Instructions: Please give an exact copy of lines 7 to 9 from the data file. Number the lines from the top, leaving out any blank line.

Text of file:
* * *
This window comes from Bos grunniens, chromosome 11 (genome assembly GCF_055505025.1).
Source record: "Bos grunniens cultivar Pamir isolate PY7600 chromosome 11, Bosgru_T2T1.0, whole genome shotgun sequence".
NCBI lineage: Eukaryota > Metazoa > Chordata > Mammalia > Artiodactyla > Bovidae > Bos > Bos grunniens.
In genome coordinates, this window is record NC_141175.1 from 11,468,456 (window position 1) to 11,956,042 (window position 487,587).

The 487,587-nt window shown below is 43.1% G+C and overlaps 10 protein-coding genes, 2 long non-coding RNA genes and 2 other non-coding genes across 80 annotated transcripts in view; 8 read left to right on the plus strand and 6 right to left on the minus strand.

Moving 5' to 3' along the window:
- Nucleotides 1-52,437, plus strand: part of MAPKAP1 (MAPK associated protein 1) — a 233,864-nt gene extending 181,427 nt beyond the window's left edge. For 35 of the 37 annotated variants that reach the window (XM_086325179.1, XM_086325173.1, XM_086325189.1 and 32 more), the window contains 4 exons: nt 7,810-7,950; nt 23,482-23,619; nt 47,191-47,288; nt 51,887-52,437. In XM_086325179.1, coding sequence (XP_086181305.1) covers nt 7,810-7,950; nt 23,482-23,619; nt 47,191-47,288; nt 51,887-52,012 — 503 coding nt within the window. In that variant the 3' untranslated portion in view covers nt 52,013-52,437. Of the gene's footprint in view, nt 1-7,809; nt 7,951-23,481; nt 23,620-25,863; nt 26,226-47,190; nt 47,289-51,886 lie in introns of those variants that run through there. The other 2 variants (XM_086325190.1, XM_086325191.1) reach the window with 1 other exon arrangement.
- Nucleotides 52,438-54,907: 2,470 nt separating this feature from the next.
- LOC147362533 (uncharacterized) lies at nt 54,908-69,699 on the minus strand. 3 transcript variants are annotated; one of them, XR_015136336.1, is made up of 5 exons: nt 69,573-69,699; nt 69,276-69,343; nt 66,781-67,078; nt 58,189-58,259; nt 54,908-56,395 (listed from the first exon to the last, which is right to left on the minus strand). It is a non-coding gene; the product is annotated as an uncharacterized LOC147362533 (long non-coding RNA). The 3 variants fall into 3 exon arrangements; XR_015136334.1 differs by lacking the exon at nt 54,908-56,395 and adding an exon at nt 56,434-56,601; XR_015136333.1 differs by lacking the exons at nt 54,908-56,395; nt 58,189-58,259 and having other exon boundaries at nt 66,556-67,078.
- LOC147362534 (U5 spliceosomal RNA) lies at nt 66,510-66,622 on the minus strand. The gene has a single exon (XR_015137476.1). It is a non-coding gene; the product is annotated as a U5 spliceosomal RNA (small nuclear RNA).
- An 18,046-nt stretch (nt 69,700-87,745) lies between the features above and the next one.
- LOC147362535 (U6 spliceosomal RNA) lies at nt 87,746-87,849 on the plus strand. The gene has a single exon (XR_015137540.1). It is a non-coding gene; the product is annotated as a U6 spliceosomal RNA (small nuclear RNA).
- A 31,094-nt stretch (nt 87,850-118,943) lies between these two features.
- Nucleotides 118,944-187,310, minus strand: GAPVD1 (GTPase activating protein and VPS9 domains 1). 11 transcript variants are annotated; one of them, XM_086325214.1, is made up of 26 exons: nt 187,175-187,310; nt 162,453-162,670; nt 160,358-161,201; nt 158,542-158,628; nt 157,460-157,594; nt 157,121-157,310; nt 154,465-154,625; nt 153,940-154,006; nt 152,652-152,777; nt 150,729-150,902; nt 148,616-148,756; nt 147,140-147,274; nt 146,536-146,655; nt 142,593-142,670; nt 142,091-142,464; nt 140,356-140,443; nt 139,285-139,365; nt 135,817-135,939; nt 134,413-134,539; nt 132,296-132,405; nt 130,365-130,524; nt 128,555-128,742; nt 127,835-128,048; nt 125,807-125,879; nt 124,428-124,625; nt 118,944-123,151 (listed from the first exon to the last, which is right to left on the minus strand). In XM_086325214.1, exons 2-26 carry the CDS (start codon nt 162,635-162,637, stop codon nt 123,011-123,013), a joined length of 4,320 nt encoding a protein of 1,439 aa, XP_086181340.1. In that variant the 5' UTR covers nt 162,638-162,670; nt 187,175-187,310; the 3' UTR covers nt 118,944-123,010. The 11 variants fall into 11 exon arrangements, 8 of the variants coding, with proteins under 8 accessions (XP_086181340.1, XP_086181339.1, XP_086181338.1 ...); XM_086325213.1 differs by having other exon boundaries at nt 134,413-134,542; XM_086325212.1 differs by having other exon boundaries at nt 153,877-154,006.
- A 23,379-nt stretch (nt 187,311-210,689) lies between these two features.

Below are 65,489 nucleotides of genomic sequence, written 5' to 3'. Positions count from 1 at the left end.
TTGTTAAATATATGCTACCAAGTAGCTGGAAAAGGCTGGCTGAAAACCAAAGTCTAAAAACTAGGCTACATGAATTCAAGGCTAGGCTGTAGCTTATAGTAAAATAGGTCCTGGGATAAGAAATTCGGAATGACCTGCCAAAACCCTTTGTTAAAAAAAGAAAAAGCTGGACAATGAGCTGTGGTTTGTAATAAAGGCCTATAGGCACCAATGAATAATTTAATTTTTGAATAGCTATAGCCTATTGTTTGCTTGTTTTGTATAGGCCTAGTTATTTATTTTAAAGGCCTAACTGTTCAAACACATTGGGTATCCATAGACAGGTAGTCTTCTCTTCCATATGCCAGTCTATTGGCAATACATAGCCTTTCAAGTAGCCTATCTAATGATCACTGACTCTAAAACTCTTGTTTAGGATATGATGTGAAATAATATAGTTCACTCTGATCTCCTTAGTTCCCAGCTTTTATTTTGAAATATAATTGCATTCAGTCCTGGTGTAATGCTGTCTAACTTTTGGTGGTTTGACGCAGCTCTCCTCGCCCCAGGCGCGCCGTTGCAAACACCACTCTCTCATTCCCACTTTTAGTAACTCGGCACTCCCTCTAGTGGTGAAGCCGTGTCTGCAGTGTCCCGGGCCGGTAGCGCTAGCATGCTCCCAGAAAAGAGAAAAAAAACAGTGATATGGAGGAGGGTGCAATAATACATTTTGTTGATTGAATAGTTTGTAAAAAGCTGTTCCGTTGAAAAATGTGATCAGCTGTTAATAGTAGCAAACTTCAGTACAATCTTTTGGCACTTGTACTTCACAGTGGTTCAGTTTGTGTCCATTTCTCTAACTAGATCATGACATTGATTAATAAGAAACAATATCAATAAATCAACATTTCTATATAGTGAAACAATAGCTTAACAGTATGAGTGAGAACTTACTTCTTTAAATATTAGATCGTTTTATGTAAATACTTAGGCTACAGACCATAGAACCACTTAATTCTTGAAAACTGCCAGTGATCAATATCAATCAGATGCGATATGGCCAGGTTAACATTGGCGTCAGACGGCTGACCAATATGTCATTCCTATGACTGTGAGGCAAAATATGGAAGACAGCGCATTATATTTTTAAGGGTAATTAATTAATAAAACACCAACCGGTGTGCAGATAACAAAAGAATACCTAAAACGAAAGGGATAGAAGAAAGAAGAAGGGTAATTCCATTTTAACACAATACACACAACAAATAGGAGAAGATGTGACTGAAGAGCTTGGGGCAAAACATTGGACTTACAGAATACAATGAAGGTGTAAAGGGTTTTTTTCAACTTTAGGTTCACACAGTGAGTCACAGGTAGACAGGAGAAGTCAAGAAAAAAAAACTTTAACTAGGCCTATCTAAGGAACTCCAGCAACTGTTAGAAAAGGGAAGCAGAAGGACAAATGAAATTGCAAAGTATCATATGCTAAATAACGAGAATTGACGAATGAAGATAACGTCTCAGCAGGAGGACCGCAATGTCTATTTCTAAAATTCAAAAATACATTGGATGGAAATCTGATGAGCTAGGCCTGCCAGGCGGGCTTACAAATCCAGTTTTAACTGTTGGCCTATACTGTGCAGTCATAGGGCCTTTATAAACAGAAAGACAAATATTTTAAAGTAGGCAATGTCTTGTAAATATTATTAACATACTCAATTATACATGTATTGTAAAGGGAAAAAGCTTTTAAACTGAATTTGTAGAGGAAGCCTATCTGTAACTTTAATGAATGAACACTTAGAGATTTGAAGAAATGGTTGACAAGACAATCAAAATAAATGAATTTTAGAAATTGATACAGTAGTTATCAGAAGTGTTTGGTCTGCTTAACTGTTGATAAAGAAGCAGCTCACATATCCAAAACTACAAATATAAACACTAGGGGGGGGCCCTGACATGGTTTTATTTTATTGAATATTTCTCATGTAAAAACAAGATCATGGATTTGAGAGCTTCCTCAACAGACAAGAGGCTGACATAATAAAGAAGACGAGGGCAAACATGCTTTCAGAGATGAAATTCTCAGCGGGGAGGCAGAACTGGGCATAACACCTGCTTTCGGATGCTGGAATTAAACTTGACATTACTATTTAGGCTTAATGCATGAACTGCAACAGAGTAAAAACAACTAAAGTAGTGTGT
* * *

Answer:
- Nucleotides 1-52,437, plus strand: part of MAPKAP1 (MAPK associated protein 1) — a 233,864-nt gene extending 181,427 nt beyond the window's left edge. For 35 of the 37 annotated variants that reach the window (XM_086325179.1, XM_086325173.1, XM_086325189.1 and 32 more), the window contains 4 exons: nt 7,810-7,950; nt 23,482-23,619; nt 47,191-47,288; nt 51,887-52,437. In XM_086325179.1, coding sequence (XP_086181305.1) covers nt 7,810-7,950; nt 23,482-23,619; nt 47,191-47,288; nt 51,887-52,012 — 503 coding nt within the window. In that variant the 3' untranslated portion in view covers nt 52,013-52,437. Of the gene's footprint in view, nt 1-7,809; nt 7,951-23,481; nt 23,620-25,863; nt 26,226-47,190; nt 47,289-51,886 lie in introns of those variants that run through there. The other 2 variants (XM_086325190.1, XM_086325191.1) reach the window with 1 other exon arrangement.
- Nucleotides 52,438-54,907: 2,470 nt separating this feature from the next.
- LOC147362533 (uncharacterized) lies at nt 54,908-69,699 on the minus strand. 3 transcript variants are annotated; one of them, XR_015136336.1, is made up of 5 exons: nt 69,573-69,699; nt 69,276-69,343; nt 66,781-67,078; nt 58,189-58,259; nt 54,908-56,395 (listed from the first exon to the last, which is right to left on the minus strand). It is a non-coding gene; the product is annotated as an uncharacterized LOC147362533 (long non-coding RNA). The 3 variants fall into 3 exon arrangements; XR_015136334.1 differs by lacking the exon at nt 54,908-56,395 and adding an exon at nt 56,434-56,601; XR_015136333.1 differs by lacking the exons at nt 54,908-56,395; nt 58,189-58,259 and having other exon boundaries at nt 66,556-67,078.